Traveling through space never played this good.
Phantasy Star is one of those Sega franchises that I missed out on growing up—I was more of a Super Nintendo guy, y'know? I’ve heard the praise for the work Sega and M2 have done on recent re-releases of classic Sega titles on the Switch, so when Phantasy Star was among the first batch of titles, I had to finally buckle down and give it a try. Turns out, the new quality-of-life features added to this re-release give Phantasy Star a breath of fresh air, making it well worth delving into.
The first thing that stood out for me were the graphics. Released in Japan back in 1987, Phantasy Star was a gigantic game for its time, and I couldn’t help but marvel at just how vibrant and colorful the game is. For a Master System game, it looks excellent: detailed backgrounds, sprites and locations make it one of the better looking 8-bit games I’ve ever seen.
Main character Alis’ goal in Phantasy Star is to avenge her brother’s death by confronting King Lassic, who rules the solar system with an iron fist. By modern standards, Phantasy Star is a simple RPG with a basic storyline—nothing really groundbreaking. It can get kind of boring at times, just grinding along with goals sometimes not being all that clear. That was the norm in 1987, but in 2018 it can get pretty dull just roaming around. Yet, I enjoyed playing Phantasy Star -- just don’t expect anything out of the ordinary.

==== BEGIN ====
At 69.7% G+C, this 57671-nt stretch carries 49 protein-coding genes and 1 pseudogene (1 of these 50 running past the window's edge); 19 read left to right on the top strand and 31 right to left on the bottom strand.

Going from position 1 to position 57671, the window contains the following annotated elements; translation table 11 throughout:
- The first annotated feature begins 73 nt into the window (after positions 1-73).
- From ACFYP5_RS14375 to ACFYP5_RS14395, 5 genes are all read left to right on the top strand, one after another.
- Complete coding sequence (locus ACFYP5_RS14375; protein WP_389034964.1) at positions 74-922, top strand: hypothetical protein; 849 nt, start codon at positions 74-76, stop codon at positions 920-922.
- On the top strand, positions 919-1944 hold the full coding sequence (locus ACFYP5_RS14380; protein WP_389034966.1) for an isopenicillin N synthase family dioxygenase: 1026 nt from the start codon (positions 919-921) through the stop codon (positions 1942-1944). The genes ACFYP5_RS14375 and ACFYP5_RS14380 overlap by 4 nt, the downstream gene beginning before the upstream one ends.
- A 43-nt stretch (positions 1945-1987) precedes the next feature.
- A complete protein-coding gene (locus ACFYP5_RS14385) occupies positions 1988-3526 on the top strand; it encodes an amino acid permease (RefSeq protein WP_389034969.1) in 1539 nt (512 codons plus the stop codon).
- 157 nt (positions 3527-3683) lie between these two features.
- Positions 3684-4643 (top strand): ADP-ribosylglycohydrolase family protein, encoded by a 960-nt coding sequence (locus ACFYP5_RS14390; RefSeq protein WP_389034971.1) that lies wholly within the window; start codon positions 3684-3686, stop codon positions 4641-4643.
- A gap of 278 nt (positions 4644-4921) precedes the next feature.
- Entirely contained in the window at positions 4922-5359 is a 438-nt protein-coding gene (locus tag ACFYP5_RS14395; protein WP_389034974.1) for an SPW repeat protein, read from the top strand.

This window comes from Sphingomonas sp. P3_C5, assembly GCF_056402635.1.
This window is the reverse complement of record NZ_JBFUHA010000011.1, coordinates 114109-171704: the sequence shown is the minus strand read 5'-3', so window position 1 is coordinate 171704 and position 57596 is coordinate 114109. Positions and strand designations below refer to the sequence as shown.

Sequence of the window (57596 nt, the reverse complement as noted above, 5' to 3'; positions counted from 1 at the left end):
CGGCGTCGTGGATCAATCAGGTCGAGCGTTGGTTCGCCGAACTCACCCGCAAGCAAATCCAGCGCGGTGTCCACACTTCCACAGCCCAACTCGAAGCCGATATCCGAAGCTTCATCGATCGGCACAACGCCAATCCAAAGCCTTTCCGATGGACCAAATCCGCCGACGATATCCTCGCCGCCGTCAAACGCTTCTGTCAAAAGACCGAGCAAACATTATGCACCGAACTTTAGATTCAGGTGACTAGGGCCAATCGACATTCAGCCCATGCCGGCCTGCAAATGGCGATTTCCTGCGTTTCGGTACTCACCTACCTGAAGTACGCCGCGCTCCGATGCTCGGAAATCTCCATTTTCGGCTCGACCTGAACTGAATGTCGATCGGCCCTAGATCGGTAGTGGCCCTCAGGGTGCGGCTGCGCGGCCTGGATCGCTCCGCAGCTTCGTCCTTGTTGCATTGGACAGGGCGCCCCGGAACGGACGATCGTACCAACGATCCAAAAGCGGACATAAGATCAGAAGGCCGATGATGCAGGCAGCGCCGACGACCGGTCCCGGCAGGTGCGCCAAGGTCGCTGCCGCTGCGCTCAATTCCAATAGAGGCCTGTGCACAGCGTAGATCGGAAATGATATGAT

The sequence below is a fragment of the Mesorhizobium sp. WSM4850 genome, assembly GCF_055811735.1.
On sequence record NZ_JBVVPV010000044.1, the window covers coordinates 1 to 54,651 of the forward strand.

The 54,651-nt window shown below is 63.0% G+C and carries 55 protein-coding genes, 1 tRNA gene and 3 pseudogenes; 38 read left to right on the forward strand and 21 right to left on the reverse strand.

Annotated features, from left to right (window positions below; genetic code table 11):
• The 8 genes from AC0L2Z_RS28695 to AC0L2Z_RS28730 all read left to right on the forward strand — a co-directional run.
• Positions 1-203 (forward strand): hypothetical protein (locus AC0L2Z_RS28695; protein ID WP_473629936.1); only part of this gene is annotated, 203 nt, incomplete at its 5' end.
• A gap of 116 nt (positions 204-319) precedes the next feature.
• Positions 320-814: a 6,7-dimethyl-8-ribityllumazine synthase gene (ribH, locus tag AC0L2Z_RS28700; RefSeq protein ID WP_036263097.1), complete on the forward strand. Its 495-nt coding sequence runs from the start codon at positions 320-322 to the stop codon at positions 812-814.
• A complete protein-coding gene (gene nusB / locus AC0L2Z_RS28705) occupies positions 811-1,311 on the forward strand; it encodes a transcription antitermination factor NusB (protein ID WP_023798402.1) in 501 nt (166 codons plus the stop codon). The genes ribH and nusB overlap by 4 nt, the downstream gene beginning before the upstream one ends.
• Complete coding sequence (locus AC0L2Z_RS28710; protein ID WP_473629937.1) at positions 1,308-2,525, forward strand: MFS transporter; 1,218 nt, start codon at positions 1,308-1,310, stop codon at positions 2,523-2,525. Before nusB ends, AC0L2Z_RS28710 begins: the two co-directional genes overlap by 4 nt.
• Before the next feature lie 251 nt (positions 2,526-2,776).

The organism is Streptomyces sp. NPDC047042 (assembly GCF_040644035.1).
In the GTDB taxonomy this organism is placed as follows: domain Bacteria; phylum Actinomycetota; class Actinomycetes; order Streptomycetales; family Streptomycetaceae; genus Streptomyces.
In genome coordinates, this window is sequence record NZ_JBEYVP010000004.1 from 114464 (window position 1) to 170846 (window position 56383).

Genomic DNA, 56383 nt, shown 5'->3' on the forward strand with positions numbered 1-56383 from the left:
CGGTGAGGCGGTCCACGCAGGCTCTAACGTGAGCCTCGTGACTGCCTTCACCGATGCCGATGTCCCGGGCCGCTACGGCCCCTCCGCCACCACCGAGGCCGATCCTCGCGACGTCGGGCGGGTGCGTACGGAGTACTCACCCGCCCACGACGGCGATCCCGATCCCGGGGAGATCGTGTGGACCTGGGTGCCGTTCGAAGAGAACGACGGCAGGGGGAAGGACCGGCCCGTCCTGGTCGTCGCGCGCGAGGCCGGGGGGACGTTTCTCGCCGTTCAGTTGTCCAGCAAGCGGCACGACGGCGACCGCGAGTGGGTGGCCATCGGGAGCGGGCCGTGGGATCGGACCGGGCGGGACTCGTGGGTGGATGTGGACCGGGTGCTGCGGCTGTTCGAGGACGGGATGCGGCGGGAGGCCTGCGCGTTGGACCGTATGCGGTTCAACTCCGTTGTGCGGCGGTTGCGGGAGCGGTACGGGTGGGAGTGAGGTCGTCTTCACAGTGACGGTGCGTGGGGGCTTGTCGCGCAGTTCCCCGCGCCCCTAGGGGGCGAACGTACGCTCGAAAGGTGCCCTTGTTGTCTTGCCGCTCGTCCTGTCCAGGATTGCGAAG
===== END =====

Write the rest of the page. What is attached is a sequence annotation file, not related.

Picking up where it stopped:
This re-release gives you two ways to play. Original mode is exactly what you’d expect: the original game with no frills whatsoever. The other is the far more interesting Ages Mode, which comes with a few new bells and whistles. The first has the inclusion of auto-mapping. Phantasy Star’s dungeons throw you into a rudimentary 3D environment where you navigate through doors and hidden passages to find weapons or travel to the next area. It can be difficult, but thankfully the Ages mode’s auto-mapping tracks where you’ve gone and where you started, and even tracks the treasure chests that can be found. It’s a big improvement to what had to have been a big annoyance.
The sweet sounds of the FM Sound Unit can also be heard in the Ages version of Phantasy Star. These audio capabilities were part of an add-on that never made it overseas, so this release is the first time anyone outside of Japan has had the chance to hear the enhanced soundtrack, which is actually quite catchy. This is a huge improvement, as the awesome synth sounds of FM far eclipse the simple bleeps and bloops the standard Master System console could muster.
The Sega Ages version of Phantasy Star continues to prove that the Ages polish to old classics works wonderfully and should be emulated by other developers. The parts that made Phantasy Star feel archaic are gone, and while it still shows its age this version of the title is the strongest you’ll come across anywhere.